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Low-income workers, small businesses still digging out from pandemic

By John Seelmeyer
Published: Last Updated on

Even though the economy of Reno and Sparks continues to recover from the worst effects of the COVID-19 pandemic, the recovery is very uneven.

Small business owners remain hard-hit. So do low-income workers.

On the other hand, upper-income families — especially professionals or business executives — are doing well.

Here’s what the numbers show as we reach the first anniversary of the pandemic’s crash into the local economy:

The unemployment rate in the Reno-Sparks area stood at 5.2% in December, up from 3% a year earlier. That’s substantially better than the statewide jobless rate of 9%, which is nearly triple the figure a year ago.

But some people in the Reno-Sparks area — restaurant and hotel workers, in particular — have been harder-hit than others.

At the end of 2020, about 6,600 fewer people were working in jobs in leisure and hospitality in the Reno area than at the start of the year, reports the Nevada Department of Employment, Training and Rehabilitation.

Soaking up some of the slack was the addition of 800 jobs in manufacturing, the sector that’s the shining star of the region’s economy these days.

And business and professional services, a grab-bag category that includes everyone from dentists to marketing consultants, added 1,400 jobs in the past year. Many of those new jobs are well-paid.

Here’s another way of looking at the uneven job prospects: Opportunity Insights, a Harvard-based initiative that looks at the economy in nearly real time, says that Washoe County has lost about 30% of its lowest-paying jobs since the start of the pandemic.  (Those are jobs paying less than $27,000 a year.) At the same time, the county has lost about 3% of its middle-income jobs.  But high-paid jobs — those that pay $60,000 or more — have grown by 11% since early last year.

Opportunity Insights says, too, that people in Washoe County still are spending money, but they’re not spending it in small businesses.

The researchers say overall consumer spending in the county in mid-February was down only 0.7% from a year-earlier.

But revenues of small businesses across the region were down nearly 29%, and about 35% of the small businesses that were open before the pandemic haven’t reopened.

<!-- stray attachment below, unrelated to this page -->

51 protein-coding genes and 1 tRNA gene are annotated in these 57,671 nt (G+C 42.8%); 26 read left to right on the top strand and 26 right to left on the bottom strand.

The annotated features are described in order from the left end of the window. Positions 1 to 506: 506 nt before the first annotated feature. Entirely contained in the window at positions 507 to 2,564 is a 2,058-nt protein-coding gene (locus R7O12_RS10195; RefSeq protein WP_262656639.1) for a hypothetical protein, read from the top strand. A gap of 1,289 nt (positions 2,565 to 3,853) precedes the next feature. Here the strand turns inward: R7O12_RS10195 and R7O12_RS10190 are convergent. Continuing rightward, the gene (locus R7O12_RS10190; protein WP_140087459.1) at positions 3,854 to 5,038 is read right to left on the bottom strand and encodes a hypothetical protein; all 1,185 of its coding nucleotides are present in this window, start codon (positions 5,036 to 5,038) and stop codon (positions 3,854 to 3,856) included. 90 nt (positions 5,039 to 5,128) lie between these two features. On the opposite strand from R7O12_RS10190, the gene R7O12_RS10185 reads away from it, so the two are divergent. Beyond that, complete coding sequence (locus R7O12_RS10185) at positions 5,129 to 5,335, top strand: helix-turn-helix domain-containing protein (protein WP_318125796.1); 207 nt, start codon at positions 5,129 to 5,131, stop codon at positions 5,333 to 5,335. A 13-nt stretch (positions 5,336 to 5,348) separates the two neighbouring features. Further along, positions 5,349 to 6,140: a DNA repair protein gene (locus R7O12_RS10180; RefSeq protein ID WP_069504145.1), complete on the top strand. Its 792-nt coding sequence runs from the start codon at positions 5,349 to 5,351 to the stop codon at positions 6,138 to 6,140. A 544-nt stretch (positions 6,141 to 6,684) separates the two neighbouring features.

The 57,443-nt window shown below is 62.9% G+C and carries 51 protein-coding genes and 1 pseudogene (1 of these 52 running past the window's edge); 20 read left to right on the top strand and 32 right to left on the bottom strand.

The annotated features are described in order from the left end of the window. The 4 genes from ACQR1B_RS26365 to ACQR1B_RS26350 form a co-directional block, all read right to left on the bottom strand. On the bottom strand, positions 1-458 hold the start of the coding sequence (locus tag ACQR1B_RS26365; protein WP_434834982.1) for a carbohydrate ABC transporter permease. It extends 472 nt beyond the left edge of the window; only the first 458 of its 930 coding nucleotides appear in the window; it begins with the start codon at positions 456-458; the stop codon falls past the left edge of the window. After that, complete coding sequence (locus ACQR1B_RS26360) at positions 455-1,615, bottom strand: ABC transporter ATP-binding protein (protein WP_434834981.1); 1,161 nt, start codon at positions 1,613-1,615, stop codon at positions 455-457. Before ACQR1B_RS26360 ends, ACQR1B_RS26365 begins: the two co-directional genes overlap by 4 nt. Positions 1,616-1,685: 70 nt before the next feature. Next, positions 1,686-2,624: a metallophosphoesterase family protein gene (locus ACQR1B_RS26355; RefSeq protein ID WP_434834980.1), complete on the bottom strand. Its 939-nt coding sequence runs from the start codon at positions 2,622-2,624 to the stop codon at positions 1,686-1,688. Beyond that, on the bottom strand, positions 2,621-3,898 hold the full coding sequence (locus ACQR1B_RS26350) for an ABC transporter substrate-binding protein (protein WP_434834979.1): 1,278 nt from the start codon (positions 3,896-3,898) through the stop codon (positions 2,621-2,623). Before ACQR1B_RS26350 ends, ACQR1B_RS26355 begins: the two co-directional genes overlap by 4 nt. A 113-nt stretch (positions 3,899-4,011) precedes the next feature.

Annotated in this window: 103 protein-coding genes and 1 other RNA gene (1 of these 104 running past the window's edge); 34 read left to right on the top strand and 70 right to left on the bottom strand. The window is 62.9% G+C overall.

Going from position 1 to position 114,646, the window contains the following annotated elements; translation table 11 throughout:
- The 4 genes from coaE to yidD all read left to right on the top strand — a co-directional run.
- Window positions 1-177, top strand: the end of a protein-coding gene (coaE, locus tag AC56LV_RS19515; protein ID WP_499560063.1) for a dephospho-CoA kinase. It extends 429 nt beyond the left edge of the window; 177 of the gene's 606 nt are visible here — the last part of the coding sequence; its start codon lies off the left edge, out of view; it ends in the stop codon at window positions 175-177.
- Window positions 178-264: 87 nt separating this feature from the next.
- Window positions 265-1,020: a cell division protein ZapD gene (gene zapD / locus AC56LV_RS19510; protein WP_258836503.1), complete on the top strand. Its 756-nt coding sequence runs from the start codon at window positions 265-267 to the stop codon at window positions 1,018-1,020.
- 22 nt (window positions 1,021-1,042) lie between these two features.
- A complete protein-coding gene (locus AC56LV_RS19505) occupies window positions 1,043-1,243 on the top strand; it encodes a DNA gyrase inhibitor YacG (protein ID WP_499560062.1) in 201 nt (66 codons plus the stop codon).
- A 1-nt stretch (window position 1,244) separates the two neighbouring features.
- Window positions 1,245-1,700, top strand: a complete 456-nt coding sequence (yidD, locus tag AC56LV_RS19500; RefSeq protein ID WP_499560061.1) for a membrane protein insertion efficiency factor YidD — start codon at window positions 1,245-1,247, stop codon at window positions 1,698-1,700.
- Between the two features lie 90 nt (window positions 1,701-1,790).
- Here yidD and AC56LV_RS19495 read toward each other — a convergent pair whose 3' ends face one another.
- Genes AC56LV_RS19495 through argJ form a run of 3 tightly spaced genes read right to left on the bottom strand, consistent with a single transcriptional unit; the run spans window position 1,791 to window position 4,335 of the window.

Makita’s new Reno facility, a $50 million investment, is a state-of-the-art facility offering expanded distribution, training and service capabilities. The facility opened in August 2020 to meet growing market demand. Image: Vance Fox

On the other hand, Internet shopping has grown dramatically.

The Nevada Department of Taxation says sales at what it calls “non-store retailers” were up 28% in Washoe County during December compared with the same month a year ago.

With the growth of online shopping — and the growth of Reno-area fulfillment centers to handle customer orders — air cargo traffic at Reno-Tahoe International Airport during December was 3.7% higher than a year ago.

Passenger seats, however, still were empty.

Reno-Tahoe International Airport says passenger flights were 53% full during December compared with 80% a year earlier. And that’s despite a sharp cutback in the number of flights serving the airport, a reduction of 37%.

In all, the airport says passenger traffic in December was running 60% below a year ago.

Hotel occupancy, too, remains in a funk — but the usual seasonal factors may be at play.

In February, the occupancy rate at hotels in Reno and Sparks was 45%, says the Reno-Sparks Visitors and Convention Authority. That’s not great, but it’s slightly better than the 43.3% occupancy in the same month a year ago, before the pandemic arrived.

And the gaming business is doing just fine.

The Nevada Gaming Commission says the gaming win in Washoe County during January was up nearly 5% a year ago.

Housing, too, is doing just fine — fine, at least, for folks selling homes and landlords renting apartments.

The median price of an existing home in the Reno-Sparks area in February stood at $390,000, an increase of 5% from last year, says the Reno-Sparks Association of Realtors.

The region’s average apartment rent of $1,424 at the end of last year, meanwhile, was $100 a month higher than it was at the start of the year, found an analysis by Johnson Perkins Griffin Real Estate Appraisers & Consultants.

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